Catechol-O-methyltransferase (COMT) gene variants: Possible association of the Val158Met variant with opiate addiction in hispanic women

Bronson E. Oosterhuis, K. Steven LaForge, Dmitri Proudnikov, Ann Ho, David A. Nielsen, Robert Gianotti, Sandra Barral, Derek Gordon, Suzanne M. Leal, Jurg Ott, Mary Jeanne Kreek

Research output: Contribution to journalArticlepeer-review

36 Scopus citations

Abstract

Catechol-O-methyltransferase (COMT) catalyzes the breakdown of catechol neurotransmitters, including dopamine, which plays a prominent role in drug reward. A common single nucleotide polymorphism (SNP), G472A, codes for a Val158Met substitution and results in a fourfold down regulation of enzyme activity. We sequenced exon IV of COMT gene in search for novel polymorphisms and then genotyped four out of five identified by direct sequencing, using TaqMan assay on 266 opioid-dependent and 173 control subjects. Genotype frequencies of the G472A SNP varied significantly (P = 0.029) among the three main ethnic/cultural groups (Caucasians, Hispanics, and African Americans). Using a genotype test, we found a trend to point-wise association (P = 0.053) of the G472A SNP in Hispanic subjects with opiate addiction. Further analysis of G472A genotypes in Hispanic subjects with data stratified by gender identified a point-wise significant (P = 0.049) association of G/A and A/A genotypes with opiate addiction in women, but not men. These point-wise significant results are not significant experiment-wise (at P < 0.05) after correction for multiple testing. No significant association was found with haplotypes of the three most common SNPs. Linkage disequilibrium patterns were similar for the three ethnic/cultural groups.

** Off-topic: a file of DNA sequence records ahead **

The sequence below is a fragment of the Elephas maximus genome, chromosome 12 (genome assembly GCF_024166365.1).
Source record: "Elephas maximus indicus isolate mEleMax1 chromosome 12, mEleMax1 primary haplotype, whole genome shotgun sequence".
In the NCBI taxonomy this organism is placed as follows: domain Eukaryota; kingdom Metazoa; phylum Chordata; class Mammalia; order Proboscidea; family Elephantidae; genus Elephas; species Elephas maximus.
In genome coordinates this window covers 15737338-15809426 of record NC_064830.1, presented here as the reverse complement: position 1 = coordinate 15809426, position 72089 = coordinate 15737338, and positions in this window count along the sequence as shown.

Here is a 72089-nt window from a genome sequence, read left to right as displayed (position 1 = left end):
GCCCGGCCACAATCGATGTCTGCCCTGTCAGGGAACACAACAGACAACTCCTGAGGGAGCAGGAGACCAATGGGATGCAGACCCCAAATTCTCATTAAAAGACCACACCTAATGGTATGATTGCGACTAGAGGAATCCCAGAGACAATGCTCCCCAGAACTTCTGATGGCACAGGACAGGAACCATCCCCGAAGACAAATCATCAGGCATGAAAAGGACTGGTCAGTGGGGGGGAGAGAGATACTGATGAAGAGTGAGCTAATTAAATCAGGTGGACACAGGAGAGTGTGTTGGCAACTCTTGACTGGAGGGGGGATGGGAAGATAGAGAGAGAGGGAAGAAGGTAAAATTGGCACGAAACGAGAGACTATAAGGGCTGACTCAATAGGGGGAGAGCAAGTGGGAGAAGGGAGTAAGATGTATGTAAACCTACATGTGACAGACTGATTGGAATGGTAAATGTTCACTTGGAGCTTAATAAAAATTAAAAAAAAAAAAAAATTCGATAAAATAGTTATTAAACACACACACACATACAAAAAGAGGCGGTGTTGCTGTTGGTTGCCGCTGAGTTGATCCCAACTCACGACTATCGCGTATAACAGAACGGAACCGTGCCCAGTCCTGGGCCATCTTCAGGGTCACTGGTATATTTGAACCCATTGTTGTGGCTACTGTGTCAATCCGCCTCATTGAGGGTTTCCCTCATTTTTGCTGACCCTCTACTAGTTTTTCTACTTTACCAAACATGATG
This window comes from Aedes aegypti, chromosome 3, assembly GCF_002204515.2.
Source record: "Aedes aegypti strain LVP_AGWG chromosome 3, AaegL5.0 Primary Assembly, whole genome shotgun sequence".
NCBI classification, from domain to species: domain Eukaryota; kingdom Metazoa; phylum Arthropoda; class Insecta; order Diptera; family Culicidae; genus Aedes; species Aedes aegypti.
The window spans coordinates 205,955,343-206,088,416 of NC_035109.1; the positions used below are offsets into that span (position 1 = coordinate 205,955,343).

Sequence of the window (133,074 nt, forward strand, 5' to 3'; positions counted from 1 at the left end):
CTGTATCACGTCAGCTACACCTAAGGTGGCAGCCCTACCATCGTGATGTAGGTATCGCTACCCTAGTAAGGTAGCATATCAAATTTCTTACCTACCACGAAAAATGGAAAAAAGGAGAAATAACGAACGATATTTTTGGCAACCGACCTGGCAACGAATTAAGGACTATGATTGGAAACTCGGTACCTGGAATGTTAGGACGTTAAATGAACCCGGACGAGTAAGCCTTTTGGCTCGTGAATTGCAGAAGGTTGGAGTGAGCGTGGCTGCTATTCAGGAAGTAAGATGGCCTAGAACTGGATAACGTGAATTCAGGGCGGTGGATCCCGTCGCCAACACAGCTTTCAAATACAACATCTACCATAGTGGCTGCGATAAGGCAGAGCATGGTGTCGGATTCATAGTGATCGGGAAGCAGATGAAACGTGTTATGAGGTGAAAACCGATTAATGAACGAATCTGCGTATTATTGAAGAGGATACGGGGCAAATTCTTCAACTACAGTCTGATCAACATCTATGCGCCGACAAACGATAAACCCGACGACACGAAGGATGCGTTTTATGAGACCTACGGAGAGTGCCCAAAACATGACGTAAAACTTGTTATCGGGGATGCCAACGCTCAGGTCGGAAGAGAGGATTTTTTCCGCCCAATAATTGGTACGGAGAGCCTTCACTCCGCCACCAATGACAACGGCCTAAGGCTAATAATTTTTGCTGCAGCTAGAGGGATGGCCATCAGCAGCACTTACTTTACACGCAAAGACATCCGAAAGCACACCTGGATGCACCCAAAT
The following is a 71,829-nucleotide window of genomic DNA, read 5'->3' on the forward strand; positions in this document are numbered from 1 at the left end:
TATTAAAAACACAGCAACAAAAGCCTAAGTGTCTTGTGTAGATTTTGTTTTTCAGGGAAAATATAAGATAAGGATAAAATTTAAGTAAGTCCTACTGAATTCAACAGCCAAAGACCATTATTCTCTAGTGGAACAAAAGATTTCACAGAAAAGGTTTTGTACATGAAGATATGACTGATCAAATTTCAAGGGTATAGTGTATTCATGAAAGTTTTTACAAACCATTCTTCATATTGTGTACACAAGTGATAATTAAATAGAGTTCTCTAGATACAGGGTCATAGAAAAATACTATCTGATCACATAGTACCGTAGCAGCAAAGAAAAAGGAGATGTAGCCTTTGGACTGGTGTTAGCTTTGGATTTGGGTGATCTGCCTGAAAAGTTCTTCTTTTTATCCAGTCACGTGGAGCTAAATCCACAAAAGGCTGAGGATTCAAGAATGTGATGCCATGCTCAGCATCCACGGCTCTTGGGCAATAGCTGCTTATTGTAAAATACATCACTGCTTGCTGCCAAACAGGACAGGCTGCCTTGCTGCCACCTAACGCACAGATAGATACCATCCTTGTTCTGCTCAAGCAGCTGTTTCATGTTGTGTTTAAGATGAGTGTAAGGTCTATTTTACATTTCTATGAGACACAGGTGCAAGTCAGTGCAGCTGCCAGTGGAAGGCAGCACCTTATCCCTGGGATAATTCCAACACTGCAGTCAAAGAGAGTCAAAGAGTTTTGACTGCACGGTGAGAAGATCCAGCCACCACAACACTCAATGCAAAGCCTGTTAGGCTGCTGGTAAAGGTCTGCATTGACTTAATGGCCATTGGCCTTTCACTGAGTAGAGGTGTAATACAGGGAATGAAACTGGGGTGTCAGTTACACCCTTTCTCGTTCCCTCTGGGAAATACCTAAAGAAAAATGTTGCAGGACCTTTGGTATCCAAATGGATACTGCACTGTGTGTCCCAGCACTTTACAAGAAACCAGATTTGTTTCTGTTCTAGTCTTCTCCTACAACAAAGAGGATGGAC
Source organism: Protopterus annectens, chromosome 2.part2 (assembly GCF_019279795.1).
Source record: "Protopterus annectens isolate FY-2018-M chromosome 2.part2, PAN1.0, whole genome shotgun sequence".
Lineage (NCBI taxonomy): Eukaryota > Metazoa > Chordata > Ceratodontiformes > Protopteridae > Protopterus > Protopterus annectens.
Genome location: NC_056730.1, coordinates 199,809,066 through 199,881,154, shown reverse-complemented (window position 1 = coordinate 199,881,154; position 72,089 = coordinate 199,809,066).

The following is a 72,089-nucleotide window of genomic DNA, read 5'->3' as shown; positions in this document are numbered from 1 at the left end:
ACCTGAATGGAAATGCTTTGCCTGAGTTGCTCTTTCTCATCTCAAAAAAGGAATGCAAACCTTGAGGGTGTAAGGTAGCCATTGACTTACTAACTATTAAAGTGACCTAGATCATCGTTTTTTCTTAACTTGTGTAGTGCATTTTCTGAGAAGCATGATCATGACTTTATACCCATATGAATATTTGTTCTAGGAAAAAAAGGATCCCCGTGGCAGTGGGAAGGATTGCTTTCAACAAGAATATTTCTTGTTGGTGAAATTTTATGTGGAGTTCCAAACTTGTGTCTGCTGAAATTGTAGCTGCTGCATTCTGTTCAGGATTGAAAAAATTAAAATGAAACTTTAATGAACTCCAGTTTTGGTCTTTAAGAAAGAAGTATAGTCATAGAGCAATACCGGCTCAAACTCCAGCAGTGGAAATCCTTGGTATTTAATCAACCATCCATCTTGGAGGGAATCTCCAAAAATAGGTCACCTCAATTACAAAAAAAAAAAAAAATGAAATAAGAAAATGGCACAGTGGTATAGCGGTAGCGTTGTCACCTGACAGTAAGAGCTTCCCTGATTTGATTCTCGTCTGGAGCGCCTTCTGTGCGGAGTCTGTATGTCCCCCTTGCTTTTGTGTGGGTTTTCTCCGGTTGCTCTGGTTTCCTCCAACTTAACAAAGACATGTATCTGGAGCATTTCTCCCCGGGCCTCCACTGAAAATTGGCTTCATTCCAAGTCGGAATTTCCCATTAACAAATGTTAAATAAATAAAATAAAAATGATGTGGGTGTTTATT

Original languageEnglish (US)
Pages (from-to)793-798
Number of pages6
JournalAmerican Journal of Medical Genetics, Part B: Neuropsychiatric Genetics
Volume147
Issue number6
DOIs
StatePublished - Sep 5 2008

All Science Journal Classification (ASJC) codes

  • Genetics(clinical)
  • Psychiatry and Mental health
  • Cellular and Molecular Neuroscience

Keywords

  • Dopamine metabolism
  • Gender
  • Gene variant
  • Heroin addiction
  • Polymorphism

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